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... we shall have found out that the Iron Lady is impregnable or she herself will have been found out. Margaret Thatcher is the favourite politician of those who like an exciting life. Her maxim in politics – she has claimed it as Thatche’s Law – is that the unexpected always happens. Certainly something always happens when she is around, and it is ...

On Thatcher

Karl Miller, 25 April 2013

... Margaret Thatcher is the third most written about person in the ‘LRB’ archive, after Shakespeare and Freud. Here Karl Miller’s memories of the paper in her day are accompanied by extracts from some of the pieces published at the time. On the morning Margaret Thatcher’s death was announced, the lesser lights of television who were minding the shop did her proud ...
... Margaret Thatcher is the third most written about person in the ‘LRB’ archive, after Shakespeare and Freud. These are some of the things that were said.Servicemen​ are starting to wonder more and more precisely what the reason was for which Britain spent so much treasure, and for which they and their friends were asked to risk their lives ...

Little Havens of Intimacy

Linda Colley: Margaret Thatcher, 7 September 2000

Margaret Thatcher. Vol. I: The Grocer’s Daughter 
by John Campbell.
Cape, 512 pp., £25, May 2000, 0 224 04097 9
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... We know both too much about Margaret Thatcher and too little. She was 20th-century Britain’s longest serving Prime Minister, and occupied the post for a longer continuous period than anyone since Lord Liverpool in the early 19th century. As a result, the volume of official paperwork impinging on her career is enormous, and much of it is still under wraps ...

‘Spurious’ is the word we want

Ian Gilmour, 28 November 1996

Diplomacy and Disillusion at the Court of Margaret Thatcher 
by George Urban.
Tauris, 206 pp., £19.95, September 1996, 1 86064 084 2
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... This book tells how the author fell in and out of love with Margaret Thatcher. Although George Urban found her ‘an attractive lady’, with ‘the movements, the legs and walk of a young woman’, his love affair was wholly ideological. Urban, who is or was on the extreme right, was attracted by ‘the great spirit that animated her policies in many areas’; and he greatly admired her ‘galvanisation of the British people at a time of accelerating decline’; yet it was her attitude to foreign policy which chiefly excited his passion ...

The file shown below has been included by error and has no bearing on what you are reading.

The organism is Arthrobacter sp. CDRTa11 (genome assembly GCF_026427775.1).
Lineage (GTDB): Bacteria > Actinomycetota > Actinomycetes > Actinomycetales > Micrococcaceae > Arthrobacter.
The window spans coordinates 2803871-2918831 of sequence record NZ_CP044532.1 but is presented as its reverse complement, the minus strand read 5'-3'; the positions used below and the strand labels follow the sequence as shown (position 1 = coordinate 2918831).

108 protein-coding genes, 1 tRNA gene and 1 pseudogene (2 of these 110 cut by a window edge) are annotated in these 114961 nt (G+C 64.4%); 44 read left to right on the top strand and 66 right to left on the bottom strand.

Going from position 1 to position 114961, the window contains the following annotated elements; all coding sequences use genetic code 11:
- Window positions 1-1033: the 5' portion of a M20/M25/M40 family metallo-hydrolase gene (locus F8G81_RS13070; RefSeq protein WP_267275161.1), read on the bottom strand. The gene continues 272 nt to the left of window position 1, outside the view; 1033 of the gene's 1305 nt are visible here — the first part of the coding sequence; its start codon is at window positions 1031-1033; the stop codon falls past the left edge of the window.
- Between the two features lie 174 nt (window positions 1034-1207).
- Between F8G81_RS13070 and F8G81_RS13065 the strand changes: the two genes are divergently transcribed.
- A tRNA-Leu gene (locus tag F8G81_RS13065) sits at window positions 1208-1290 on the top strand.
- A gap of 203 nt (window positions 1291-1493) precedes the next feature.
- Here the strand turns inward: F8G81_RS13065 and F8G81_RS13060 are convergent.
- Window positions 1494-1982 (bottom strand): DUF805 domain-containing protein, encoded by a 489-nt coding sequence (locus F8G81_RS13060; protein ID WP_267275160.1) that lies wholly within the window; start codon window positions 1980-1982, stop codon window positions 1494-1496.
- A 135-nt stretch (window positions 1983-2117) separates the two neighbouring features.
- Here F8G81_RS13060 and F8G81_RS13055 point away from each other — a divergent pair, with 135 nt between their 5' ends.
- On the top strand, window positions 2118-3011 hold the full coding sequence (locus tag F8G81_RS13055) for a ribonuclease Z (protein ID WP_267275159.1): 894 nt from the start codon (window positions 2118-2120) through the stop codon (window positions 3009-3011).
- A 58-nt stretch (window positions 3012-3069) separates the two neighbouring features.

Grantham Factor

Martin Pugh, 2 March 1989

Rotten Borough 
by Oliver Anderson.
Fourth Estate, 320 pp., £5.95, March 1989, 0 947795 83 9
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... In a few short months Margaret Thatcher will chalk up her first decade as prime minister. The celebrations to which this occasion will give rise in the mass media are certain to focus attention once again upon the phenomenon of ‘Thatcherism’ and its supposed origins in the Prime Minister’s own childhood experience of life above the grocer’s shop in Grantham ...

‘I was a more man’

Keith Kyle, 12 October 1989

Keith Joseph: A Single Mind 
by Morrison Halcrow.
Macmillan, 205 pp., £14.95, September 1989, 0 333 49016 9
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... Party became vacant in 1965 Sir Keith was a Heath man: he lobbied for him and recruited Margaret Thatcher to that camp. Heath, to all appearances, was to bring into being a new radical form of Conservatism, which was known in the run-up to the 1970 Election as the politics of ‘Selsdon Man’, after the hotel where the strategists drew up the ...

Steely Women in a World of Wobbly Men

David Runciman: The Myth of the Strong Leader, 20 June 2019

... Most British​ prime ministers since Margaret Thatcher have wanted to be Thatcher in one way or another. Tony Blair hoped to emulate not just the longevity of her tenure but also the impact she had on the country. Cameron would have liked to remake the Conservative Party in his own image, as she remade it in hers ...